Bilingualism: The Importance of Teaching Children More Than One Language | El Paso, Texas, USA!
Languages are important, this is a known fact. I grew up bilingual, speaking English and Spanish. I also took French in high school as a third language, and even though I’m not fluent in it, I’m still certain that I helped shape my brain and my memory.
Research has proven that that the earlier a child learns a second language, the better it is. Not only are their brains sharp enough to retain the knowledge and become fluent in that second language, it can also help them in other things, such as long-term memory. People who know more than one language are less prone to suffer from dementia and other memory related illnesses. But not just that, learning a second language early has other perks.
See for yourself!
- It’s good for the development of their brain: As I have already stated, learning a second language earlier in age is good for the brain (and good is a euphemism). Young children find it easier to pick up new languages, compared to their older counterparts. Those who start learning a new language at the age of 3 have generally a higher IQ, are better at decision making, have a better focus, and are more creative. Not just that, but learning a new language allows children to actually have different ways of thinking, each way for each language they know. Crazy, right? They also become infused by the culture of the language they’re learning, so they grow up to be more tolerant and understanding of other people’s traditions and points of view.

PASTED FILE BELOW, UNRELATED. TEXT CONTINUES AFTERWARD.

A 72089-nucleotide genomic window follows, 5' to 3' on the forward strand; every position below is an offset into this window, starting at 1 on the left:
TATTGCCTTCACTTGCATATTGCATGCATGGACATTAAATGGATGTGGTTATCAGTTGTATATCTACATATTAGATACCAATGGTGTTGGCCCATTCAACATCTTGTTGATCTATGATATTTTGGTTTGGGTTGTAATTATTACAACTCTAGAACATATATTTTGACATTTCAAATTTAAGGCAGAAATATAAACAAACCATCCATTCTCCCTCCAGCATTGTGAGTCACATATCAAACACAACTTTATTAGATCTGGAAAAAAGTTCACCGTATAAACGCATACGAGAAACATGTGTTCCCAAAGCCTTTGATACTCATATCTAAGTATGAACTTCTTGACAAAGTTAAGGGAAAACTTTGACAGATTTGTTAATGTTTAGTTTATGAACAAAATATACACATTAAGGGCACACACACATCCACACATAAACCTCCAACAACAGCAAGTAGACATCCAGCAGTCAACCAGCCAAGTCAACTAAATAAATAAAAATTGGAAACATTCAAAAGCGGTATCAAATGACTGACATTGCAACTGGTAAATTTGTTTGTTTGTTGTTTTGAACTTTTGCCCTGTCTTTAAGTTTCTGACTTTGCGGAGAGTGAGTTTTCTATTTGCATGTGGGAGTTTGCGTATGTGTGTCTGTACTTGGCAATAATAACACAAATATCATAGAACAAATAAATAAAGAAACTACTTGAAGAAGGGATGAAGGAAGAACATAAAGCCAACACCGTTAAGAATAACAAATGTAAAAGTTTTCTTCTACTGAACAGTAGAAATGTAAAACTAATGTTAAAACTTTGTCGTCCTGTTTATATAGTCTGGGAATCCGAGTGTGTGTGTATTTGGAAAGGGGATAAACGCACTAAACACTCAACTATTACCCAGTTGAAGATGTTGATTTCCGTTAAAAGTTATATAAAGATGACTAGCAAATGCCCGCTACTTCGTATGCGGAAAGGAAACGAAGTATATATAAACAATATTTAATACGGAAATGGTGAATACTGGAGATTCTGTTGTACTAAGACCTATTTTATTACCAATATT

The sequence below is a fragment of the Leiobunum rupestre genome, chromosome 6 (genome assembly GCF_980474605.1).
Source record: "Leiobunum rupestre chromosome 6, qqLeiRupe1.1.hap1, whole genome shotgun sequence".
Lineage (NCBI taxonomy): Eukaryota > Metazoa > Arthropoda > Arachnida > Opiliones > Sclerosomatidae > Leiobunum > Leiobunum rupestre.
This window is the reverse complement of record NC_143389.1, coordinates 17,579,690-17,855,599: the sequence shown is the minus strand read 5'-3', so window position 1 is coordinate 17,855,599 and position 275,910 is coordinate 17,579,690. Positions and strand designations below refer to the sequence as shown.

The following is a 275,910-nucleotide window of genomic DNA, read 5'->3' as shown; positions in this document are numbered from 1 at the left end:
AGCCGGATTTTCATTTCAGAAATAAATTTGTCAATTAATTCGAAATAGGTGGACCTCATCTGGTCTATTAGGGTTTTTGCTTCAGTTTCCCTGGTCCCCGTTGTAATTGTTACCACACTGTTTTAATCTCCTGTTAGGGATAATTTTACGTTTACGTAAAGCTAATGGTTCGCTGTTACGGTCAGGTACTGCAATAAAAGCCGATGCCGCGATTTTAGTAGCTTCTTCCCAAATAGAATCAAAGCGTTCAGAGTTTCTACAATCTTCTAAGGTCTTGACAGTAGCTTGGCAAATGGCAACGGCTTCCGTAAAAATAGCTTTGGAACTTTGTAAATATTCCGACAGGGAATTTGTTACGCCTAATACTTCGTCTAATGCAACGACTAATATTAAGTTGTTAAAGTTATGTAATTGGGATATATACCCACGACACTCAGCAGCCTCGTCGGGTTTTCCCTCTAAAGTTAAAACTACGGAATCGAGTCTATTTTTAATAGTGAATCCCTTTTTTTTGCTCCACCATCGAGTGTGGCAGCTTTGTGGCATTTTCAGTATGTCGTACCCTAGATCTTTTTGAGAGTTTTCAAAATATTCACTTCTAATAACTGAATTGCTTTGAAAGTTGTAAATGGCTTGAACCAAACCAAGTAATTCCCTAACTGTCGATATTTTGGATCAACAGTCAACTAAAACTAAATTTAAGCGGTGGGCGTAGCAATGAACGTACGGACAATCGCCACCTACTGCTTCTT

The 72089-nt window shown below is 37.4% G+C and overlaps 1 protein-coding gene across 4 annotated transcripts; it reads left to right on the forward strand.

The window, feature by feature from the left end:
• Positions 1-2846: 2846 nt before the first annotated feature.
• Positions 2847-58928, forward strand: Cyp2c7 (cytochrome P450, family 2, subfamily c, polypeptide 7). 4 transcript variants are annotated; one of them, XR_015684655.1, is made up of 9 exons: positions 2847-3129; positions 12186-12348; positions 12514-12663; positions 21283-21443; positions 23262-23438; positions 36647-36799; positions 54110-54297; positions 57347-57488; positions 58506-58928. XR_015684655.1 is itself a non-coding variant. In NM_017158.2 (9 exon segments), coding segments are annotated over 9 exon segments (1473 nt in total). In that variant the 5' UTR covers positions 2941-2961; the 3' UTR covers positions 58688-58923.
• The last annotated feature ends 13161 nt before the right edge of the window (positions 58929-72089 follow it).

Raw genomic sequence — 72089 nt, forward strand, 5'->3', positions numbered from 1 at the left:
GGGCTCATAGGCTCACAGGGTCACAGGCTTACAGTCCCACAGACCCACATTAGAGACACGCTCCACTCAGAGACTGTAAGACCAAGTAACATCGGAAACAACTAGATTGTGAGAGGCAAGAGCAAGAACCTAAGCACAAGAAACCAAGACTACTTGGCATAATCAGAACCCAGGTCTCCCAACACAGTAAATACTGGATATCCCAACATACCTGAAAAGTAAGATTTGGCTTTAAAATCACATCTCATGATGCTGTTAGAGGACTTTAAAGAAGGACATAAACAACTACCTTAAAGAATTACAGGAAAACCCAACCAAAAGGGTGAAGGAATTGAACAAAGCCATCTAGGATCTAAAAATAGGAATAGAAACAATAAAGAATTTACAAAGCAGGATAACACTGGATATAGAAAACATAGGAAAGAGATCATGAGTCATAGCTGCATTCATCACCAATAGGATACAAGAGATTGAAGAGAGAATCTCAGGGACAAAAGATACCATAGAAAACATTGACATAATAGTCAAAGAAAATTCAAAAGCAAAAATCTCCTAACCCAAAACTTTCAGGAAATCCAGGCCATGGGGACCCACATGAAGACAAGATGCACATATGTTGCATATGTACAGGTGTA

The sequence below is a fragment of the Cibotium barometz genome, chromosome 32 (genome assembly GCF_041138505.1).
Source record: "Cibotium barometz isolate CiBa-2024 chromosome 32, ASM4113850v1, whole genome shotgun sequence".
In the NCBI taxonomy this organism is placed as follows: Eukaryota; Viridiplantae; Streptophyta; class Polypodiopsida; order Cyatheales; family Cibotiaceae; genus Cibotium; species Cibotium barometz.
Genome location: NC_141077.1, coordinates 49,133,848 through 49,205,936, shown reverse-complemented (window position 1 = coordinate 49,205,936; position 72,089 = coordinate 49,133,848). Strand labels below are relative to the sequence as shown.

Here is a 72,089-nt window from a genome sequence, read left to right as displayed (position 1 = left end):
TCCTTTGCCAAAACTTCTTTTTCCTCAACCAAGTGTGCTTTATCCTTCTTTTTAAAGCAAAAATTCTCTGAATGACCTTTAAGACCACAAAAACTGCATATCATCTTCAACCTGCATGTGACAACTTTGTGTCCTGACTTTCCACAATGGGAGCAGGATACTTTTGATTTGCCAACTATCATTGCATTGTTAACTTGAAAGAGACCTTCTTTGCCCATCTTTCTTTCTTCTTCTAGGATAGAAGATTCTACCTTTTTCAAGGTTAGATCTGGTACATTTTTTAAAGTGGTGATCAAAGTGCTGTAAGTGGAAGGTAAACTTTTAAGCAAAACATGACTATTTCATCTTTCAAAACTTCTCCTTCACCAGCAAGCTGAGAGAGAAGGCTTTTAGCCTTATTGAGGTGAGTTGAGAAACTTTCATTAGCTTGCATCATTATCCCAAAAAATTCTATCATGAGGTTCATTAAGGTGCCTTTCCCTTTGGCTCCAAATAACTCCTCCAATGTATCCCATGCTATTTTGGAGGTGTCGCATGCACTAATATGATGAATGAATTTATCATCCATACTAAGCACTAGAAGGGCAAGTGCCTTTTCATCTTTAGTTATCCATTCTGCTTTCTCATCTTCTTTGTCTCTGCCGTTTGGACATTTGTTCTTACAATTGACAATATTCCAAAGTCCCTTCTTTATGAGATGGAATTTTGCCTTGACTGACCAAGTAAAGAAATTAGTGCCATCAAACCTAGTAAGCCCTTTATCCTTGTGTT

- It helps develop discipline: Learning a new language requires everyday work, diligence, and effort. All of this will help your child learn about the importance of discipline and hard work.
- It widens their future job prospects: A recruiter will always choose the person who speaks 2 or more languages to the one who only knows English. In most countries where English isn’t the first language, learning it as a second language during elementary school is a requirement. In some European countries, people speak as much as 6 languages. Fluently. And in a few years, they might compete with your child for a job. The more languages your child is fluent in, the more job opportunities he or she can grab.
Now, we’ve seen the benefits of speaking two or more languages, but how do you make sure your child learns a second language efficiently? This is how you can help them at home:
- Choose a language they will use in real life: There are so many languages to choose from. Please be sure to choose something they can carry over into their adult lives.
- Repetition is the key: To learn a new language, children need to be engaged by it daily. They need to be exposed to words and phrases they can connect to form actual sentences. Parents, memorizing words and songs does not count! The secret is to internalize and give the language the time and effort it requires for it to really stick. So, if you already know that language, you can try and talk to them in it a few moments a day. For example, if you’re doing an activity together, try to explain the various elements in that second language.
- Use online classes: There are many websites and apps that offer online learning classes. Some of them are for free, like for example, the learning app Duolingo, which I have been personally using to learn a foreign language.
- Make it fun: If you don’t make it fun, chances are your child won’t really be interested in it. So, create your own languages board game, make stories up using that language, or just play learning games where you ask them to translate words, and if they get 5 words right in a row, they win something!
Helping your children learn a new language should be something that you both find enjoyable. So go on, invent games, make it fun, and most importantly, always remember that learning a whole new language isn’t the easiest, so be patient!